Futrli's guide to the Accounting Rate of Return (ARR)

Read our guide to the Accounting Rate of Return (ARR), why it is useful, and how to calculate it.

Helen Cockle

If you're making a long-term investment, it's critical to monitor your plans and budgets on a regular basis. The Accounting Rate of Return (ARR) is one of the most effective ways to measure the prospective profitability of an investment, making it a valuable tool for deciding which capital asset or long-term project to invest in. It is a great tool for making you a successful investor.

Two women in meeting
If you're making a long-term investment, it's critical to monitor your plans and budgets on a regular basis.

Helping to create successful investors

The Accounting Rate of Return (ARR) is the percentage return that may be expected from an investment or asset when compared to the original price of investment. ARR is frequently used in capital budgeting decisions because it allows you to evaluate whether continuing with a particular project, purchase, or another initiative is the right choice for your business's financial future.

The ARR formula is as follows:

  • ARR = average annual profit / average investment

How to put this into practice:

How you can calculate ARR

  1. Identify the annual net profit associated with your investment (the revenue remaining after operating expenses, taxes, and interest associated with implementing the investment or project)
  2. If the investment is a fixed asset, such as property, identify the depreciation expense
  3. Subtract the depreciation expense from your annual revenue figure
  4. You then divide the annual net profit by the initial cost of the asset or investment
  5. The result of this will be a decimal, so multiply the result by 100 to see the percentage return

There are ARR calculators that you can use online to double-check your figures and help your investment success.

Calculating ARR
There are ARR calculators that you can use online to double-check your figures and help your investment success.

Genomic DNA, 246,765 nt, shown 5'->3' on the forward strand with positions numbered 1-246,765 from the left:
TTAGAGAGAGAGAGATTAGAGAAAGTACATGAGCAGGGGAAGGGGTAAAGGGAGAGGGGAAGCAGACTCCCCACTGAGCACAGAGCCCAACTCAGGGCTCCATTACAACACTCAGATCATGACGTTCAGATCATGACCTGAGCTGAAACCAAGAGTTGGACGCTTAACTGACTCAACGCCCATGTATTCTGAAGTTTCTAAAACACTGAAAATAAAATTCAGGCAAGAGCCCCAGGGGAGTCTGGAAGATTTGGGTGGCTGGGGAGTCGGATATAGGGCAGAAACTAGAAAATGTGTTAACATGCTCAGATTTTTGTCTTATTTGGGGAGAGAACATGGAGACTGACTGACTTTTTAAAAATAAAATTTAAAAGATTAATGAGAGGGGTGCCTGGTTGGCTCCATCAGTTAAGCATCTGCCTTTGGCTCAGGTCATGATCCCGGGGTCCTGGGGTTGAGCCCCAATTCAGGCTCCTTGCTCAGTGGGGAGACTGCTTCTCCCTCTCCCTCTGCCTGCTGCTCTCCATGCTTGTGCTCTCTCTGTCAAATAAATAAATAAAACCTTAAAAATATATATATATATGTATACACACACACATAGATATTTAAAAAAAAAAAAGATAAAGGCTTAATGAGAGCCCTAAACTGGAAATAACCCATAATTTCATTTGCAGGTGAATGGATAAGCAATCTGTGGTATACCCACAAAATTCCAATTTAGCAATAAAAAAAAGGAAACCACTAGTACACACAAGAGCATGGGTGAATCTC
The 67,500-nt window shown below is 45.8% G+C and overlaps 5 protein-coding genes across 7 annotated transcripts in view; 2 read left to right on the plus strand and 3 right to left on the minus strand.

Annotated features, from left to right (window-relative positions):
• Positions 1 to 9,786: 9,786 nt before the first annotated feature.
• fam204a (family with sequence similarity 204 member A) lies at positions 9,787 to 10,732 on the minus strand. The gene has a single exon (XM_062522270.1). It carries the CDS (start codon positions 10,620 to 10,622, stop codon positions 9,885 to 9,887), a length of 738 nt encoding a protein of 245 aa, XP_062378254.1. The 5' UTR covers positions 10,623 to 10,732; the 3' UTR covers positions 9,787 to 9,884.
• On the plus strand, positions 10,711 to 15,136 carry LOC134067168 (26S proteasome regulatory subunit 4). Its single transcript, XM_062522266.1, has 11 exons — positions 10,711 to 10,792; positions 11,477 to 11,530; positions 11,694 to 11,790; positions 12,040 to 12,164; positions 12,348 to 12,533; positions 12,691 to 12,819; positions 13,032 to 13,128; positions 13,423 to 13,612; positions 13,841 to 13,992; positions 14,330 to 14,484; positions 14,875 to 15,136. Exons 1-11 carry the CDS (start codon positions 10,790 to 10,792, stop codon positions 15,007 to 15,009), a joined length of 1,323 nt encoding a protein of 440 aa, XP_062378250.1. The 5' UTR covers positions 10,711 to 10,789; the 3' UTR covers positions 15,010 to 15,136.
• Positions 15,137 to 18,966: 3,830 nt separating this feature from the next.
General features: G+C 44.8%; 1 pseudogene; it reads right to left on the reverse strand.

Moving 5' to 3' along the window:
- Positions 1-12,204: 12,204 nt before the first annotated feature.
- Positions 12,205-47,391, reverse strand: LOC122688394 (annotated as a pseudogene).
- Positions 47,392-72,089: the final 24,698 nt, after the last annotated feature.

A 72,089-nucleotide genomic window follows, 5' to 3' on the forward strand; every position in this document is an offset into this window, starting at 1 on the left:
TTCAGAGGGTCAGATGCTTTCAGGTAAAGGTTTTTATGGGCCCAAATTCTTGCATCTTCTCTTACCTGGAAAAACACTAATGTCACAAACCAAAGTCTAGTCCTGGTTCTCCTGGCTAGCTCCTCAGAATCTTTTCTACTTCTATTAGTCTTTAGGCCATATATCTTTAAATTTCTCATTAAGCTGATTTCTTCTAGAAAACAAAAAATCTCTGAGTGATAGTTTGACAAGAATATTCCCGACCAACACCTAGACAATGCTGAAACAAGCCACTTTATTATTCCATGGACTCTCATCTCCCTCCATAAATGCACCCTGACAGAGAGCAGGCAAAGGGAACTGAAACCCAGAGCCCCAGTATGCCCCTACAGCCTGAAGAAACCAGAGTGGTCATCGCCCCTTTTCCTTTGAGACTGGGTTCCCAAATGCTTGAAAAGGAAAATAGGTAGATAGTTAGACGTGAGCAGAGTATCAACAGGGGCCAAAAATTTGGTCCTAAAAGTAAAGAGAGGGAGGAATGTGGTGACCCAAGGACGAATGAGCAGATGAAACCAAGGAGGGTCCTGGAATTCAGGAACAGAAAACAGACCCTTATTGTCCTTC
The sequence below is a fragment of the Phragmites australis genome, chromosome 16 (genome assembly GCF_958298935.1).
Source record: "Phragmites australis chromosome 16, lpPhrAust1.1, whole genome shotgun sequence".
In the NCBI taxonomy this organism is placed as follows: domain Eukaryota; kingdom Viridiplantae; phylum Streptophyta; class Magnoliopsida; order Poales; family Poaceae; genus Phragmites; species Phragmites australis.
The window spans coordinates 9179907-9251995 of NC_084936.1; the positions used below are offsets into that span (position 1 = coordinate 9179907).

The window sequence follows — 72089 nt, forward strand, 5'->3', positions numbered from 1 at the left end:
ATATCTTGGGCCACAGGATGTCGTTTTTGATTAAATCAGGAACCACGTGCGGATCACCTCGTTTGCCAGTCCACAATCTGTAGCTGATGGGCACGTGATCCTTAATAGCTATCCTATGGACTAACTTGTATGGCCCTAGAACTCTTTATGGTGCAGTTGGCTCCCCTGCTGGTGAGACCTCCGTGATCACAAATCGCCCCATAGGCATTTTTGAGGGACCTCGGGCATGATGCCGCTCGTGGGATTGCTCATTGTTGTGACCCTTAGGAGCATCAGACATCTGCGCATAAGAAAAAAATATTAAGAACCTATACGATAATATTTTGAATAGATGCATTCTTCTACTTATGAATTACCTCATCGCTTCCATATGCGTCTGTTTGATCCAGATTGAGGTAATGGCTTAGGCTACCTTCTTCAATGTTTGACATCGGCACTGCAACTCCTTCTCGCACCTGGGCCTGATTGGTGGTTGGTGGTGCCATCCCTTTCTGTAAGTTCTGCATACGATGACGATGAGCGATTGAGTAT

Example

A business wishes to purchase new modes of transport for their employees. The purchase cost amounts to £350,000 and would increase the company’s annual revenue by £100,000, as well as the company’s annual expenses by £10,000. The modes of transport are estimated to have a useful shelf life of 20 years, with no salvage value. So, the ARR calculation is as follows:

  1. Average annual profit = £100,000 - £10,000 = £90,000
  2. Depreciation expense = £350,000 / 20 = £17,500
  3. True average annual profit = £90,000 - £17,500 = £72,500
  4. ARR = £72,500 / 350,000 = 0.2071 = 20.71%

The calculation shows that, for every pound that the company invests, it will receive a return of 20.71p. This is a good result and, considering external circumstances and other options, this may convince them to go ahead with the investment.

Someone giving presentation to team
You can use an Excel spreadsheet for ARR calculations.

Use Excel to calculate ARR

You can use an Excel spreadsheet for ARR calculations. Simply follow the steps below:

  1. In A1, write ‘Year’.
  2. In C1-G1, write 1, 2, 3, 4, 5 (assuming a five-year project).
  3. In A2, write ‘Net Income’.
  4. In C2-G2, write the net annual income for each year.
  5. In A3, write ‘Initial Investment’.
  6. In B3, write the initial investment for the project.
  7. In A4, write ‘Salvage Value’.
  8. In B4, write the salvage value, if any.
  9. In A5, write ‘ARR’.
  10. In B5, write =AVERAGE(C2:G2)/AVERAGE(B3:B4).
  11. Press enter to calculate ARR.
  12. ARR will now show in B5.

These details may need to be adapted depending on the specifics of your project. For example, your project may last longer than five years. Being able to calculate ARR can give you an idea of how much money your potential investment is likely to generate and thereby increase your risk tolerance.

Man on phone
Being able to calculate ARR can give you an idea of how much money your potential investment is likely to generate and thereby increase your risk tolerance.

We can help

If you’re interested in discovering more about this, or want to learn more about how you can grow faster with better, instant prediction information.

Learn more

More from the Blog

Futrli has been acquired by Sage!

Sage's acquisition of Futrli is part of its continued strategic approach to support accountants from proposal to advisory services.

Read story

What is a Purchase Order (PO) Number? Everything you need to know

PO Numbers are a crucial detail required for Purchase Orders and Invoices, helping identify and manage your customers purchase journey.

Read story

Total Cost: Formula, Definition & Examples

Identifying your Total Cost can be crucial in understanding your business's profitability. Learn how to properly evaluate your Total Cost performance.

Read story